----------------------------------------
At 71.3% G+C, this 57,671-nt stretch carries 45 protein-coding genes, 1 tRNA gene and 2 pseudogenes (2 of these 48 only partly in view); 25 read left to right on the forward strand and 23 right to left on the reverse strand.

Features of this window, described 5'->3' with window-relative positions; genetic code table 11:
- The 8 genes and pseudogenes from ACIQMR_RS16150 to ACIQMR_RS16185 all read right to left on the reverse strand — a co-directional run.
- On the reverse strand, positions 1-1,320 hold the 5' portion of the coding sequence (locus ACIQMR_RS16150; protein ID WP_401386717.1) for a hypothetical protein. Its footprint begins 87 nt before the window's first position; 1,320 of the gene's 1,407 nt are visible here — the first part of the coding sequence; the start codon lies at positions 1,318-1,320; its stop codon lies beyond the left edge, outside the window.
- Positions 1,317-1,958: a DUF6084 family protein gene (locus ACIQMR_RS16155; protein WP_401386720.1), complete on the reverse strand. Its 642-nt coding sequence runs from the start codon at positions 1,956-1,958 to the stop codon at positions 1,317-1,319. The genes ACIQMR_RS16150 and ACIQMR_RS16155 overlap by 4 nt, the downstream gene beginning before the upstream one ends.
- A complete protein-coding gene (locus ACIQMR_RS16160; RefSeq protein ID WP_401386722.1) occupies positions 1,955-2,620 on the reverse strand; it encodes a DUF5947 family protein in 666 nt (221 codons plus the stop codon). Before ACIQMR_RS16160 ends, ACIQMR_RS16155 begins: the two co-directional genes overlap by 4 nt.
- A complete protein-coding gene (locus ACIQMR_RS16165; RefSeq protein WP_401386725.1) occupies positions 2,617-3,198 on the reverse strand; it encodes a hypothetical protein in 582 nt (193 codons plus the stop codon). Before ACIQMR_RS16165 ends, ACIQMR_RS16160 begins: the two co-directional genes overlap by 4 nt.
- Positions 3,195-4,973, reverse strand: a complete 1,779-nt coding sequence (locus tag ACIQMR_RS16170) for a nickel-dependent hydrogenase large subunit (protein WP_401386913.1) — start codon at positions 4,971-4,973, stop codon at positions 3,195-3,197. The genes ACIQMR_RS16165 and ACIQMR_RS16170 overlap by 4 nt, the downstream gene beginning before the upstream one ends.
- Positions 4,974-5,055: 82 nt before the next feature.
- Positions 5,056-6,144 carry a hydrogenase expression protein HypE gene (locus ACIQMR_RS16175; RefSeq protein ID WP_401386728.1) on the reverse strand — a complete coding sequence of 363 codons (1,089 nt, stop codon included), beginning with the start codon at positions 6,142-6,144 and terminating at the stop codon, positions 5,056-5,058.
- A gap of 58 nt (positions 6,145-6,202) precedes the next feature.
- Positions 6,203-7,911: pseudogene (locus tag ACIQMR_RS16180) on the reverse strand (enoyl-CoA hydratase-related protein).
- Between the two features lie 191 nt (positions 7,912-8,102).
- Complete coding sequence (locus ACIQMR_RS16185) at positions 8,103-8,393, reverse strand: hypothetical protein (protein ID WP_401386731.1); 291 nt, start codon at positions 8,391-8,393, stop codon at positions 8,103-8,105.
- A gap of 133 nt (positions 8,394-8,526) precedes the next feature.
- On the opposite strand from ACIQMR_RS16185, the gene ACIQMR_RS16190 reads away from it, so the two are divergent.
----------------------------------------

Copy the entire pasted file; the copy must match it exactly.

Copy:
At 71.3% G+C, this 57,671-nt stretch carries 45 protein-coding genes, 1 tRNA gene and 2 pseudogenes (2 of these 48 only partly in view); 25 read left to right on the forward strand and 23 right to left on the reverse strand.

Features of this window, described 5'->3' with window-relative positions; genetic code table 11:
- The 8 genes and pseudogenes from ACIQMR_RS16150 to ACIQMR_RS16185 all read right to left on the reverse strand — a co-directional run.
- On the reverse strand, positions 1-1,320 hold the 5' portion of the coding sequence (locus ACIQMR_RS16150; protein ID WP_401386717.1) for a hypothetical protein. Its footprint begins 87 nt before the window's first position; 1,320 of the gene's 1,407 nt are visible here — the first part of the coding sequence; the start codon lies at positions 1,318-1,320; its stop codon lies beyond the left edge, outside the window.
- Positions 1,317-1,958: a DUF6084 family protein gene (locus ACIQMR_RS16155; protein WP_401386720.1), complete on the reverse strand. Its 642-nt coding sequence runs from the start codon at positions 1,956-1,958 to the stop codon at positions 1,317-1,319. The genes ACIQMR_RS16150 and ACIQMR_RS16155 overlap by 4 nt, the downstream gene beginning before the upstream one ends.
- A complete protein-coding gene (locus ACIQMR_RS16160; RefSeq protein ID WP_401386722.1) occupies positions 1,955-2,620 on the reverse strand; it encodes a DUF5947 family protein in 666 nt (221 codons plus the stop codon). Before ACIQMR_RS16160 ends, ACIQMR_RS16155 begins: the two co-directional genes overlap by 4 nt.
- A complete protein-coding gene (locus ACIQMR_RS16165; RefSeq protein WP_401386725.1) occupies positions 2,617-3,198 on the reverse strand; it encodes a hypothetical protein in 582 nt (193 codons plus the stop codon). Before ACIQMR_RS16165 ends, ACIQMR_RS16160 begins: the two co-directional genes overlap by 4 nt.
- Positions 3,195-4,973, reverse strand: a complete 1,779-nt coding sequence (locus tag ACIQMR_RS16170) for a nickel-dependent hydrogenase large subunit (protein WP_401386913.1) — start codon at positions 4,971-4,973, stop codon at positions 3,195-3,197. The genes ACIQMR_RS16165 and ACIQMR_RS16170 overlap by 4 nt, the downstream gene beginning before the upstream one ends.
- Positions 4,974-5,055: 82 nt before the next feature.
- Positions 5,056-6,144 carry a hydrogenase expression protein HypE gene (locus ACIQMR_RS16175; RefSeq protein ID WP_401386728.1) on the reverse strand — a complete coding sequence of 363 codons (1,089 nt, stop codon included), beginning with the start codon at positions 6,142-6,144 and terminating at the stop codon, positions 5,056-5,058.
- A gap of 58 nt (positions 6,145-6,202) precedes the next feature.
- Positions 6,203-7,911: pseudogene (locus tag ACIQMR_RS16180) on the reverse strand (enoyl-CoA hydratase-related protein).
- Between the two features lie 191 nt (positions 7,912-8,102).
- Complete coding sequence (locus ACIQMR_RS16185) at positions 8,103-8,393, reverse strand: hypothetical protein (protein ID WP_401386731.1); 291 nt, start codon at positions 8,391-8,393, stop codon at positions 8,103-8,105.
- A gap of 133 nt (positions 8,394-8,526) precedes the next feature.
- On the opposite strand from ACIQMR_RS16185, the gene ACIQMR_RS16190 reads away from it, so the two are divergent.